Singapore's Raffles Hotel: A look at the iconic landmark through the years

Raffles Hotel in Singapore.
Raffles Hotel in Singapore. PHOTO: BERITA HARIAN

This article was first published on Dec 10, 2015, and updated on Oct 24, 2017

SINGAPORE - The iconic Raffles Hotel will be reopening in the second half of next year, having been undergoing restoration works since February this year.

When it reopens, it will have three new suite categories - Residence Suites, Promenade Suites and Studio Suites - and the total suite count will increase from the current 103 to 115.

One of the few remaining 19th-century hotels left in the world, ownership of the Beach Road property changed hands in December 2015 when European hotel operator Accor SA announced it was buying the company that owned the luxury Fairmont, Raffles and Swissotel brands for an estimated US$2.9 billion (S$4 billion). 

Here is a look back at who has owned Raffles Hotel through the years.

1870 - Syed Ahmed Alsagoff buys Beach House at No. 1 Beach Road.

1887 - Syed Ahmed's son Syed Mohamed takes over the estate and expands it. With the help of the four Sarkies brothers from Armenia, he converts the property into Raffles Hotel. It offers 10 rooms in an old bungalow-style building overlooking the beach and the South China Sea. The Sarkies brothers manage the hotel under a lease from Syed Mohamed. The hotel soon becomes the most fabled hotel in the Far East and a favourite watering hole of literary figures including Somerset Maugham and Rudyard Kipling.

The Sarkies Brothers (from left), Aviet, Arshak, Martin (seated) and Tigran were the founders of Raffles Hotel. This is the only known picture of the four Armenian brothers together and was probably taken around 1905. PHOTO: RAFFLES HOTEL

1926 - The Sarkies secure a 70-year lease of tenure from the Alsagoffs but this was in effect for only six years as the Sarkies brothers went bankrupt when the Great Depression started in the early 1930s.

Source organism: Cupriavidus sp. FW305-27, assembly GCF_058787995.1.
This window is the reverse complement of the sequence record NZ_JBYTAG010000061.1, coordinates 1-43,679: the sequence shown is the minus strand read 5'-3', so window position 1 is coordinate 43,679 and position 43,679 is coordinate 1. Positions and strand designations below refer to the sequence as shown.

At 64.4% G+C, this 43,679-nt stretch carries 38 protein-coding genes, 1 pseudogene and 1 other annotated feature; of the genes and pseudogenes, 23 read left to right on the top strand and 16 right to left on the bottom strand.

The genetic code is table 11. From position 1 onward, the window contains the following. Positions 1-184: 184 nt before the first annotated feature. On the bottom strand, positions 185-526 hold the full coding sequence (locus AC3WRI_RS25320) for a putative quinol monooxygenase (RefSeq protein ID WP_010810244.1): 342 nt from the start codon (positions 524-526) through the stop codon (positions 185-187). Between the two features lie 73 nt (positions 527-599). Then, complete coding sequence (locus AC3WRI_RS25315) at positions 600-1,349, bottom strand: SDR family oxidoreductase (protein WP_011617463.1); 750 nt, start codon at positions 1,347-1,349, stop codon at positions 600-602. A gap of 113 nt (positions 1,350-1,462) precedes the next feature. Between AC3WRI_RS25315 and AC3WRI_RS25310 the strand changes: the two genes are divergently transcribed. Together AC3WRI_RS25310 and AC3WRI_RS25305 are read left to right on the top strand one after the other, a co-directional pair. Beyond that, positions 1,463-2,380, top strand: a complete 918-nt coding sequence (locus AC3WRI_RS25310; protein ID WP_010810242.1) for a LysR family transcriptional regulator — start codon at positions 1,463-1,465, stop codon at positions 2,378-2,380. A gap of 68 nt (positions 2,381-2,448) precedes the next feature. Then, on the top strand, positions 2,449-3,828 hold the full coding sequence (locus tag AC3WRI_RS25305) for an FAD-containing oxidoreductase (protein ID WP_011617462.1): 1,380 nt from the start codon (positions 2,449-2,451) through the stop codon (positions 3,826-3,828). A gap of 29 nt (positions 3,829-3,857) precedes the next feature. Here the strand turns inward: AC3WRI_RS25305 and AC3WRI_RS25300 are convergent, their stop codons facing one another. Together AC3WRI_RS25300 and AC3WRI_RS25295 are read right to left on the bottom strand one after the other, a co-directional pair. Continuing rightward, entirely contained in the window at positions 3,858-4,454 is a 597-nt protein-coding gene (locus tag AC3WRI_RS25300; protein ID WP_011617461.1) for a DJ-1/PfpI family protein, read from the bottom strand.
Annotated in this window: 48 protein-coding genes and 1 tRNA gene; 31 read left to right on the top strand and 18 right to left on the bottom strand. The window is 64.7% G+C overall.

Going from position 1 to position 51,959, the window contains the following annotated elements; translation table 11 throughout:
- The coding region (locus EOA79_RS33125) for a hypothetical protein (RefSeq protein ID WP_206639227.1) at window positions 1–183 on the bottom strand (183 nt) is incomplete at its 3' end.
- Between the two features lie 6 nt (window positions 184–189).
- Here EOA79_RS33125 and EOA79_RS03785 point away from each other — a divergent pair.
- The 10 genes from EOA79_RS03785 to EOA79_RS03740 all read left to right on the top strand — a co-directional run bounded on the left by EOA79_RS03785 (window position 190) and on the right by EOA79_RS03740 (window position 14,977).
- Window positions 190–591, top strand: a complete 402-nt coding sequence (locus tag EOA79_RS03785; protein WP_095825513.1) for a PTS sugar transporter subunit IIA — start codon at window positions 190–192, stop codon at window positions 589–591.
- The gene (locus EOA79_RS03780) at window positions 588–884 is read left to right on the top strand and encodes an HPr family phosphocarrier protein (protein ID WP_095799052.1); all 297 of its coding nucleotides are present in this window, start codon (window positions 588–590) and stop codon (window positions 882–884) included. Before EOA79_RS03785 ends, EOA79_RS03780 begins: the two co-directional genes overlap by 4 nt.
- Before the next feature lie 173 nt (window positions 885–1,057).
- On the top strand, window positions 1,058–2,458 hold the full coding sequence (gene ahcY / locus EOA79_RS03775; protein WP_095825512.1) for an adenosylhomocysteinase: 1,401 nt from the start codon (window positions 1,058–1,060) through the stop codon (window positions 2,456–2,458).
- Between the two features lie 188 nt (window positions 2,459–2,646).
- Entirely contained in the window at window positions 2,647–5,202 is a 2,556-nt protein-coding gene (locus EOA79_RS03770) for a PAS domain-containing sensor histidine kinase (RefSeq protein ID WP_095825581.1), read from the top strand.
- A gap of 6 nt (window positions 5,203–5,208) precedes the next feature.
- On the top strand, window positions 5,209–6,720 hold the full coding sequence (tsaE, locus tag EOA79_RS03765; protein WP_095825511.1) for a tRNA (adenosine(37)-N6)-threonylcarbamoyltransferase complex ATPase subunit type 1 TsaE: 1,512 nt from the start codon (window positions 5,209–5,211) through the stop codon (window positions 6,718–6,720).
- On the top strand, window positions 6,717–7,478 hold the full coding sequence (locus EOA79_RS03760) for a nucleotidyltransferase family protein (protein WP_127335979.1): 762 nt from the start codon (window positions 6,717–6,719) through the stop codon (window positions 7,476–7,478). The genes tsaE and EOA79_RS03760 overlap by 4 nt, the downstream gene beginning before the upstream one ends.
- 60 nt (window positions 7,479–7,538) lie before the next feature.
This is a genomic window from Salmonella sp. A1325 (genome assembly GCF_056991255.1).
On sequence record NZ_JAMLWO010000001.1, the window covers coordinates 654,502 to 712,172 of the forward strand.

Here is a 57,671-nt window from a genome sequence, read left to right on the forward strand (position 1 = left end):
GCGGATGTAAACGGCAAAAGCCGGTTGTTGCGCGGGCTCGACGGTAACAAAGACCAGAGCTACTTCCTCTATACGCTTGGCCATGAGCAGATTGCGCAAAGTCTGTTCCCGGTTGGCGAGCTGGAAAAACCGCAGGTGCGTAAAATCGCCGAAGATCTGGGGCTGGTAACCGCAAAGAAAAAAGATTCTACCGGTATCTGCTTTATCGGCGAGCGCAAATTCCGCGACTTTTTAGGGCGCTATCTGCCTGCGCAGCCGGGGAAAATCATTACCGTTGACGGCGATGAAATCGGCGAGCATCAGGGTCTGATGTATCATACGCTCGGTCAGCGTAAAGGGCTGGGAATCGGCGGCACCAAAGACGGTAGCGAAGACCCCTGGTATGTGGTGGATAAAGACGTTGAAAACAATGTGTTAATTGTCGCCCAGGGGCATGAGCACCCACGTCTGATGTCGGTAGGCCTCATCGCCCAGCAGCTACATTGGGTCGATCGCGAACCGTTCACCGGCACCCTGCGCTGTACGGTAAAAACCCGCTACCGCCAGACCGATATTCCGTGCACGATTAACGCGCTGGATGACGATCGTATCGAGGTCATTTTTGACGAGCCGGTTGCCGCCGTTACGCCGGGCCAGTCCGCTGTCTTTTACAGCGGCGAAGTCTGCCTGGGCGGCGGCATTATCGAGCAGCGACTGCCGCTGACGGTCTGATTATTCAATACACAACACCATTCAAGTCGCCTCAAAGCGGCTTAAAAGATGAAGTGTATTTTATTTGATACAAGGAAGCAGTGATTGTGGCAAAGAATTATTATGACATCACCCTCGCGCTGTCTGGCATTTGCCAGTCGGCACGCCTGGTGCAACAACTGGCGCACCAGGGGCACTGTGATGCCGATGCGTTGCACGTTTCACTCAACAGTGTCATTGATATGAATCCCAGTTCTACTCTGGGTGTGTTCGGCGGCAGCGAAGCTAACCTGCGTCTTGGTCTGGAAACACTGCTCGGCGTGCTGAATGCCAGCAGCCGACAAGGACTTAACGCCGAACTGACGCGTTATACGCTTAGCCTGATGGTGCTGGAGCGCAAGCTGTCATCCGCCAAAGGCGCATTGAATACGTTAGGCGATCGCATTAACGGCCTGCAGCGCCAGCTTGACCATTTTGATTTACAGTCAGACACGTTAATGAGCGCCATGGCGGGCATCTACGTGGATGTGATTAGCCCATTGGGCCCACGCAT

1931 - A bankruptcy case is filed against Raffles Hotel, eventually resulting in the Sarkies family losing control of their hotels in Singapore and Penang.

1933 - A solution to save Raffles Hotel comes only two years later, on Feb 28, 1933, with the formation of a new firm, Raffles Hotel Limited, which acquires and incorporates the historic hotel and its land.

1961 - Alsagoff patriarch Syed Ahmed had stated in his will that none of his properties could be sold until 20 years after the death of his last surviving child. This date did not arrive until 1961. His youngest daughter, Sherriffa Bahia Alsagoff, died in 1941.The Alsagoff property is put up for auction in 1961.

1963 - Malayan Banking buys the property for S$1.415 million. Oversea-Chinese Banking Corporation (OCBC) runs the hotel's business.

1972 - Raffles Hotel is sold to the Development Bank of Singapore.

1988 - OCBC and DBS tie up to incorporate of Raffles Hotel (1886) Pte Ltd to undertake the redevelopment of the hotel.

1995 - Raffles Holdings (1995) Pte Ltd is formed as the vehicle for the listing of DBS Land's hotel and resort business.

An albumen print of the Raffles Hotel in the 1890s by G.R. Lambert & Co. PHOTO: ST FILE

2005 - Raffles Holdings sells the Raffles brand to Colony Capital, an investment firm based in Los Angeles. The deal covers the 14 hotels then owned by Raffles Holdings worldwide, and the 27 it managed under the Raffles and Swissotel brands.


2006 - Saudi Arabia's Kingdom Holding, an investment company controlled by Saudi billionaire prince Alwaleed Talal, teams up with Colony Capital to buy Fairmont Hotels and Resorts' chain of hotels in 24 countries for US$3.9 billion. They then combine Fairmont with Raffles to form Fairmont Raffles Hotels International (FRHI), based in Toronto. Fairmont Raffles becomes the new owner of Raffles Hotel. FRHI now owns the Fairmont, Raffles and Swissôtel brands.

Meanwhile, Kingdom Holding sells a part of its stake in FRHI to the Ontario Municipal Employee Retirement System (OMERS) in 2006.

2010 - Qatari Diar, the principal real estate entity of the Qatar Investment Authority, injects US$467 million into Fairmont Raffles in exchange for a 40 per cent stake in the hotel chain operator. It also buys Raffles Hotel from the group for US$275 million. The terms of the sale of the hotel include a long-term management contract allowing Fairmont Raffles to continue running the Singaporean landmark for the foreseeable future.

2015 - Europe's biggest hotel operator, Paris-based Accor SA, agrees to buy FRHI for about US$2.9 billion (S$4.1 billion) from Qatar Investment Authority, Kingdom Holding and Oxford Properties Group, OMERS' real estate division.

2016 - It is announced in October that the hotel would be undergoing restoration works the following year, more than 25 years after its last makeover.

2017 - A careful restoration process, which will be done in phases, begins in February.